Change is good, but you have to know where you came from to appreciate where you end up. In the new book My Husband and My Wives: A Gay Man’s Odyssey by Charles Rowan Beye, you’ll see why.
Growing up in pre-World War II Iowa City, Iowa, Beye was taught to maintain a genteel deportment. His widowed mother insisted that all six of her offspring dress for dinner, and conversation was never provocative. Servants were to be ignored and children weren’t allowed in certain parts of their house.
Despite his family’s wealth, Beye went to public school and remembers feeling different than his peers, in part because of his mannerisms and demeanor. Still, other boys readily accepted him. It was with one of them that Beye had his first sexual experience.
Though he’d kissed girls and paired up like other adolescents his age, Beye was definitely more attracted to boys than he was to girls. He dated girls and they loved him for his gentlemanly ways. Young men liked him because he was willing to do anything they wanted, on the spot, no questions asked. But then, in the midst of going to college and becoming a teacher, Beye fell in love – with a woman.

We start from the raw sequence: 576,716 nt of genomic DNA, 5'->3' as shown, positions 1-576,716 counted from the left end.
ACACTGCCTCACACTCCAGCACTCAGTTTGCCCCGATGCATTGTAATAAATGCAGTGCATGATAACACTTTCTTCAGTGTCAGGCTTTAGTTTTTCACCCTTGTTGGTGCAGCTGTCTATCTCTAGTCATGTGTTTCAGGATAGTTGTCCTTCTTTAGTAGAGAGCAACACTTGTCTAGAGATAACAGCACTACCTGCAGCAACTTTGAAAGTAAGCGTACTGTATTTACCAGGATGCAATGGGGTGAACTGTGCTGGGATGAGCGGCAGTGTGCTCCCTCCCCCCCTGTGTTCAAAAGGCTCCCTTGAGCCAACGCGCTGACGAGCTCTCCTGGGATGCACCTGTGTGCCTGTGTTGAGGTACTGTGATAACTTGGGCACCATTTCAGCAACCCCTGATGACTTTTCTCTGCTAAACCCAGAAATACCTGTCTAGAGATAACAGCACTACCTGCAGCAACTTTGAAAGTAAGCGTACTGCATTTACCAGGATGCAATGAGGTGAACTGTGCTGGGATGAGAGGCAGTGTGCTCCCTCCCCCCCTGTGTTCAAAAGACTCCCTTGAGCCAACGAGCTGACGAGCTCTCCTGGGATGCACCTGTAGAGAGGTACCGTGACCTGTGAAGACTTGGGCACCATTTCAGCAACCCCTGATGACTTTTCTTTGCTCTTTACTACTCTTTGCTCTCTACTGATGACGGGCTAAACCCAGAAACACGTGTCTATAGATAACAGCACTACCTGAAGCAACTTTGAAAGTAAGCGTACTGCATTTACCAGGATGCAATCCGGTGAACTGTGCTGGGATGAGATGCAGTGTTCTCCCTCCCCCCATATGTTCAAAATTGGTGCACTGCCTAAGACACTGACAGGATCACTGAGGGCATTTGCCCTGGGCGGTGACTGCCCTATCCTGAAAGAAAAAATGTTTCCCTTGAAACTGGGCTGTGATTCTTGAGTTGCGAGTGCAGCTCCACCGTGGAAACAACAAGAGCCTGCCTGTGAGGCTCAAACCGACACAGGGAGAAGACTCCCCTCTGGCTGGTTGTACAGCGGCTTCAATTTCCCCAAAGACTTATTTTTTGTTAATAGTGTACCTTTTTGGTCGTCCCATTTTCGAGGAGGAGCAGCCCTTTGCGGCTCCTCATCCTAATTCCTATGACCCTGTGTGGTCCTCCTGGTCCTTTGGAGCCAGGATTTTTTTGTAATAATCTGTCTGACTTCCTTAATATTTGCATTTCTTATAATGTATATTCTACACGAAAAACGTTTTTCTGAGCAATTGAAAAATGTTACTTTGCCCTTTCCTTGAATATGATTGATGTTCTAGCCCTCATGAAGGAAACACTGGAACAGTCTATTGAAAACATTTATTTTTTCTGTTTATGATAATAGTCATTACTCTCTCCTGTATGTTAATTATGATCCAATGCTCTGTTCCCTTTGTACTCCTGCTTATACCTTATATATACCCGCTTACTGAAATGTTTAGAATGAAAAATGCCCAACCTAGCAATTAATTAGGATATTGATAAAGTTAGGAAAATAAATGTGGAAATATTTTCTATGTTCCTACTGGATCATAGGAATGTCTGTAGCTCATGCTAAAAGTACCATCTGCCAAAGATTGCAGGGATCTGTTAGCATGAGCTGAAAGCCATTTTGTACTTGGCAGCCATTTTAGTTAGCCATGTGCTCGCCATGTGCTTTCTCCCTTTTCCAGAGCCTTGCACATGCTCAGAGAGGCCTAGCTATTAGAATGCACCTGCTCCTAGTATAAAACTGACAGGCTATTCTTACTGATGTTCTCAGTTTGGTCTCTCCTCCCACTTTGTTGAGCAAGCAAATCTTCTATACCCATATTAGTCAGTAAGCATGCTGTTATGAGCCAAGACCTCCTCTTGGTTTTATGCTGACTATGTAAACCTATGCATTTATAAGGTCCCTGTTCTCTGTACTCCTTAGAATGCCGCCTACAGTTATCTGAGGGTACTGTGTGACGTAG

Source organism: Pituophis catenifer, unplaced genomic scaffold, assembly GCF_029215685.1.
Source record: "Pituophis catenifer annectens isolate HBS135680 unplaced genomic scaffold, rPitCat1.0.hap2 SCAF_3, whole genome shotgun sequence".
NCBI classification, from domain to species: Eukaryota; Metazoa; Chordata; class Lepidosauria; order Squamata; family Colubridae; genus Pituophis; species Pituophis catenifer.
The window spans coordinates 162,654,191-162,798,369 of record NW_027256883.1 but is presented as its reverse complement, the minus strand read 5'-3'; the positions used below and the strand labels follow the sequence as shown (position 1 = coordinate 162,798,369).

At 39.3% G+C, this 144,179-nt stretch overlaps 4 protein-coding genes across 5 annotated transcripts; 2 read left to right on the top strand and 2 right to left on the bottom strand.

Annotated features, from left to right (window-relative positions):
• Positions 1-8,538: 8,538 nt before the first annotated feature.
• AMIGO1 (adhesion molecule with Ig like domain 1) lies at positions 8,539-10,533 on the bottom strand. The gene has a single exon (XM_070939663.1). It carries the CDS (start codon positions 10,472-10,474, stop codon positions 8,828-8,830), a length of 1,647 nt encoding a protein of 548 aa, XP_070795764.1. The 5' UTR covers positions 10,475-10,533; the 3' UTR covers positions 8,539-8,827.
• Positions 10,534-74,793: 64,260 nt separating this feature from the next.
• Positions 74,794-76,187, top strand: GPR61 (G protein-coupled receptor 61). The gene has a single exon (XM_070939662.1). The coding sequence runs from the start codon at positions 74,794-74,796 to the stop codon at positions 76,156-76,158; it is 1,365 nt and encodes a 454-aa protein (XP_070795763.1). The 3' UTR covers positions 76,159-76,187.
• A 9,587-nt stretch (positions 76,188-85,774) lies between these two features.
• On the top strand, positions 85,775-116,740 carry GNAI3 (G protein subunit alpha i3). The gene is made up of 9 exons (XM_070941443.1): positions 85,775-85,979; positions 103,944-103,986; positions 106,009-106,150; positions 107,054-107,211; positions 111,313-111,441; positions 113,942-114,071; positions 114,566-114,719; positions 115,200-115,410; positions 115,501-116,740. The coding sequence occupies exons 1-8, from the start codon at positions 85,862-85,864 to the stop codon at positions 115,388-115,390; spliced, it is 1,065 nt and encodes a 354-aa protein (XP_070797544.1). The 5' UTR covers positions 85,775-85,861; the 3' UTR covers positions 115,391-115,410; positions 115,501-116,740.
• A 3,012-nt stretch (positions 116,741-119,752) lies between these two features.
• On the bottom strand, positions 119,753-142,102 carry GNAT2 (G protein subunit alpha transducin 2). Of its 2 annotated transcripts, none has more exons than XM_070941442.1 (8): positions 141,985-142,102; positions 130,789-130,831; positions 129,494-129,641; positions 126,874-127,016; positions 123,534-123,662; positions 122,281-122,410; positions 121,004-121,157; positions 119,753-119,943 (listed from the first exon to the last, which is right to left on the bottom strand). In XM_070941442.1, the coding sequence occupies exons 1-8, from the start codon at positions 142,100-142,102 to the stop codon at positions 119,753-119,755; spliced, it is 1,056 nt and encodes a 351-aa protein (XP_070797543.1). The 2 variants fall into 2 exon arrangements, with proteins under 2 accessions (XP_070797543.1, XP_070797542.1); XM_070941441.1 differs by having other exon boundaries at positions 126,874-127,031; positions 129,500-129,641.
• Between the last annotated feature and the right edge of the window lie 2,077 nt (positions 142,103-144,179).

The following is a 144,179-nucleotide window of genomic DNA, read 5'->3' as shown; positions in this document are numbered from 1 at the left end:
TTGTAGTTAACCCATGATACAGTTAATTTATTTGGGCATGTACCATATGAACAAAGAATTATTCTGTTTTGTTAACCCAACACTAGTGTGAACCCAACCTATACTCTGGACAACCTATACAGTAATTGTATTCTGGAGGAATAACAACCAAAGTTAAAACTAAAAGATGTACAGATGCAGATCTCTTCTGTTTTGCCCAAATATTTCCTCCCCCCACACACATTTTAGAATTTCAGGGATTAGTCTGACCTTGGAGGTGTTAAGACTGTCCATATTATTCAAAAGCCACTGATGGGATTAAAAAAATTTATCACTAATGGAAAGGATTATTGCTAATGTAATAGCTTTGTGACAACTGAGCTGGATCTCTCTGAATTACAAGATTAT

He met her nine days after his twenty-first birthday and they were married four months later. She knew he was attracted to men and she accepted it until her death four years after their wedding. Not quite a year later, Beye married another woman, then became a father four times over while continuing to sleep with men. His wife also had flings of her own, until she divorced Beye in about 1976.
“I always say to myself, I just can’t do gay,” writes Beye. But he finally did – and in 2008, he married the man he hopes to spend the rest of his life with.
As a look back at small-town gay America, pre-World War II and pre-AIDS, “My Husband and My Wives” is a delightful (albeit sometimes wordy) surprise. With droll wit and the teensiest bit of self-deprecation, Beye writes about a time when homosexuality was a subject left on the highest shelf of the deepest closet. Still, despite his former furtiveness, Beye is unrestrained and unafraid to tell tales; in fact, he admits that his graphic remembrances could make readers uncomfortable.
He’s not far off in that warning, and yet this book is such a perfect look into gay life gone by that you almost can’t help but enjoy it. For anyone who craves that step back in time, if just for a peek, “My Husband and My Wives” is a change from the ordinary.